Archive for June, 2018

UNMC-chaired Pan Pacific Lymphoma Conference in 24th year

Julie Vose, M.D.

UNMC’s lymphoma program continues to have an impact internationally.Just one of the areas is the Pan Pacific Lymphoma Conference, which UNMC faculty have chaired since its inception in 1994. The goal is to provide clinicians with the latest evidence in lymphoma to improve disease management and ultimately patient outcomes.

The conference, which is co-chaired by Julie Vose, M.D., James Armitage, M.D., and Matthew Lunning, D.O., of UNMC, will include presentations by internationally recognized speakers. Registration for the conference, which will be held July 16-20 at the Hyatt Regency Maui Resort & Spa in Hawaii, is now open.

“The conference has provided educational updates on lymphoma care and research to thousands of physicians and health care providers from around the world over the last 24 years,” said Dr. Vose, Neumann M. and Mildred E. Harris Professorial Chair and chief of the oncology/hematology division in the UNMC Department of Internal Medicine. “The conference is a wonderful showcase for the work of the UNMC lymphoma team and now the Fred & Pamela Buffett Cancer Center facilities at UNMC and Nebraska Medicine.”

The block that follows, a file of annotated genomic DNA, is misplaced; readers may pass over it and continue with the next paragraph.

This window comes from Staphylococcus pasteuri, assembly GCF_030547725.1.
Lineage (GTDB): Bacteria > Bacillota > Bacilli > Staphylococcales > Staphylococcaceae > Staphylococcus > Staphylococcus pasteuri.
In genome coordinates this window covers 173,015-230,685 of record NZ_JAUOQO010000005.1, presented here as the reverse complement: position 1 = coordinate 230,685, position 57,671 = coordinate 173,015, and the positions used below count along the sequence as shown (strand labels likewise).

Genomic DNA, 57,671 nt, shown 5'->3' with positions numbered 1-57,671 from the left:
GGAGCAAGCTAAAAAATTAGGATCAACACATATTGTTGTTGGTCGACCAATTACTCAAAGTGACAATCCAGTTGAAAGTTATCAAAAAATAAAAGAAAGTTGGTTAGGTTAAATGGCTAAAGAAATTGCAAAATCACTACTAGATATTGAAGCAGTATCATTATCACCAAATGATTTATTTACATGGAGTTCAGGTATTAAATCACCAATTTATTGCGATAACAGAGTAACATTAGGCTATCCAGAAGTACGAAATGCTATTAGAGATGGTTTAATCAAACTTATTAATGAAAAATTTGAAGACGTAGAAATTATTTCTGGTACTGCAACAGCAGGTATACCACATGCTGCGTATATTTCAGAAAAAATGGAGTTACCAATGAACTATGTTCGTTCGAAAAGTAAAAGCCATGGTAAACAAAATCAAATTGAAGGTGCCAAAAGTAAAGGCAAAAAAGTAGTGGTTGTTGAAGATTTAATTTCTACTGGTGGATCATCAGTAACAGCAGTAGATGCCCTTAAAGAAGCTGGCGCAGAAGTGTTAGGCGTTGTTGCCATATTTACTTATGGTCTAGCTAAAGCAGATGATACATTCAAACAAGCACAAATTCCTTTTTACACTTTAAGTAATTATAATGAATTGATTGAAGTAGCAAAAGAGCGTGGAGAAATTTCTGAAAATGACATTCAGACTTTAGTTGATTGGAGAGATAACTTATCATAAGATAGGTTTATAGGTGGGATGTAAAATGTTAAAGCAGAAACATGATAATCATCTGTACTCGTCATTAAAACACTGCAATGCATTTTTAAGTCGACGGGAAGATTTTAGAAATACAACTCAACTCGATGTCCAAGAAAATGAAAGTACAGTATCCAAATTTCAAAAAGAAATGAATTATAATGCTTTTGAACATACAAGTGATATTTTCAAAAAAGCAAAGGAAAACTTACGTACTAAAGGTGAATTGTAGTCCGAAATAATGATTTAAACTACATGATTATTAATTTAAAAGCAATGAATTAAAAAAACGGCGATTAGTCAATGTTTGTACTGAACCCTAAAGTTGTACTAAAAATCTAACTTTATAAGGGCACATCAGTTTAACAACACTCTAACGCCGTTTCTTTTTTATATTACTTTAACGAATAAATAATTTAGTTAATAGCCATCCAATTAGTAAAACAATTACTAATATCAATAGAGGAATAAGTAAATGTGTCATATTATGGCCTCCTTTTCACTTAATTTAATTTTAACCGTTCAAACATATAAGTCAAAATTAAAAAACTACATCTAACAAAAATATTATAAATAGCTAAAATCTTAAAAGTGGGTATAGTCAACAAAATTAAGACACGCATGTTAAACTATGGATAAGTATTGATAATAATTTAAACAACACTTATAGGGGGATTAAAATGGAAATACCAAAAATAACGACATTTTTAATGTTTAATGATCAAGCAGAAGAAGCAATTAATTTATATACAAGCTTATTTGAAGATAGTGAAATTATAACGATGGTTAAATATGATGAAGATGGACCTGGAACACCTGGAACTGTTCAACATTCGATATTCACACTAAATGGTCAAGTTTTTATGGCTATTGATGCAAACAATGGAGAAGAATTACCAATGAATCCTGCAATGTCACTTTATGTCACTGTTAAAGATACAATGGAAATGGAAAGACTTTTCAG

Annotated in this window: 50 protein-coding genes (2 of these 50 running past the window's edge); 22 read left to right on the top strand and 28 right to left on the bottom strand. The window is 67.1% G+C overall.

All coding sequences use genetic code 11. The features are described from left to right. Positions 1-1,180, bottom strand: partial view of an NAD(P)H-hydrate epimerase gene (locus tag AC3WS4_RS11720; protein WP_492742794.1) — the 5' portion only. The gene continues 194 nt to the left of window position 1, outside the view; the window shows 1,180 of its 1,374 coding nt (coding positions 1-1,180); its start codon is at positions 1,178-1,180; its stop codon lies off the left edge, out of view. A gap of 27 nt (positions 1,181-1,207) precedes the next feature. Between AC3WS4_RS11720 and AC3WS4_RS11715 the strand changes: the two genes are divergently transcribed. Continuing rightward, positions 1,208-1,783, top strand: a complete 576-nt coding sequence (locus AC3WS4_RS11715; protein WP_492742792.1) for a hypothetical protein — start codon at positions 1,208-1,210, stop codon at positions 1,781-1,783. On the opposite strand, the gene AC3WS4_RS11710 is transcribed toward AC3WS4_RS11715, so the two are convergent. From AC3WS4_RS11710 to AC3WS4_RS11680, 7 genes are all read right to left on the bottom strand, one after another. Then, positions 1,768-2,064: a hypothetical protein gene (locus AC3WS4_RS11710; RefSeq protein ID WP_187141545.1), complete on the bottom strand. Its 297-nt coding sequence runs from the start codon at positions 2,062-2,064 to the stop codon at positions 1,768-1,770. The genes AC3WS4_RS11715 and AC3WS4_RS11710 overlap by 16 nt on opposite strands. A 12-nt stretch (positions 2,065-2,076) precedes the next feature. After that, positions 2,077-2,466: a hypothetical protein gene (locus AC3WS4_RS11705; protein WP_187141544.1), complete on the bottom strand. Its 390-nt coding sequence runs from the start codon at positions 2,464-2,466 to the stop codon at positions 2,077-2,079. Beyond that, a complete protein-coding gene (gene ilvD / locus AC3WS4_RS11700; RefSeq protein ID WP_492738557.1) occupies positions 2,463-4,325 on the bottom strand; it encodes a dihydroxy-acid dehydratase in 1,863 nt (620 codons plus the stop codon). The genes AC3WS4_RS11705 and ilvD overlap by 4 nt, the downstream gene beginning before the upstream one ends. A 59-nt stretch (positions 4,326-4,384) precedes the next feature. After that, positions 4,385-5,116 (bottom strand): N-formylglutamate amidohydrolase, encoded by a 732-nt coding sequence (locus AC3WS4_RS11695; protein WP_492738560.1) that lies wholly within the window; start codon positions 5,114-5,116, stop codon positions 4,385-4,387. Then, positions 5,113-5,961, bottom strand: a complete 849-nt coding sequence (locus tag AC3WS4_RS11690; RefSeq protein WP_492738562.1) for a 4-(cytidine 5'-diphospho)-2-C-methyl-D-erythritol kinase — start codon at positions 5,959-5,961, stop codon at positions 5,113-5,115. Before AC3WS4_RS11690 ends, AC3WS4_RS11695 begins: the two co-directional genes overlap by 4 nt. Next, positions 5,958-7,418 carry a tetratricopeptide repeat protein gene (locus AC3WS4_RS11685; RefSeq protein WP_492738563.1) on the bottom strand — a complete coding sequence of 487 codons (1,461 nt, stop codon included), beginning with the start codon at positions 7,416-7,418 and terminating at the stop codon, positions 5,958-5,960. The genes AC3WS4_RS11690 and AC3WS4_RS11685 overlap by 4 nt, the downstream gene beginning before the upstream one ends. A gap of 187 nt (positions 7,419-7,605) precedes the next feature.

Brenda Ram, interim director of educational programs, UNMC Center for Continuing Education, said issues to be addressed include clinical challenges, “ask the experts” sessions, and insightful commentaries. A panel of expert faculty will discuss the current standards of practice, clinical trial information, and the emergence of new therapies for patients with leukemia, multiple myeloma, and lymphoma.

Target audience for the international conference is oncologists, hematologists, pathologists, clinical scientists, nurse practitioners, physician assistants, nurses, and pharmacists charged with the care of patients with lymphoma.

The conference will feature 58 submitted abstracts from around the world.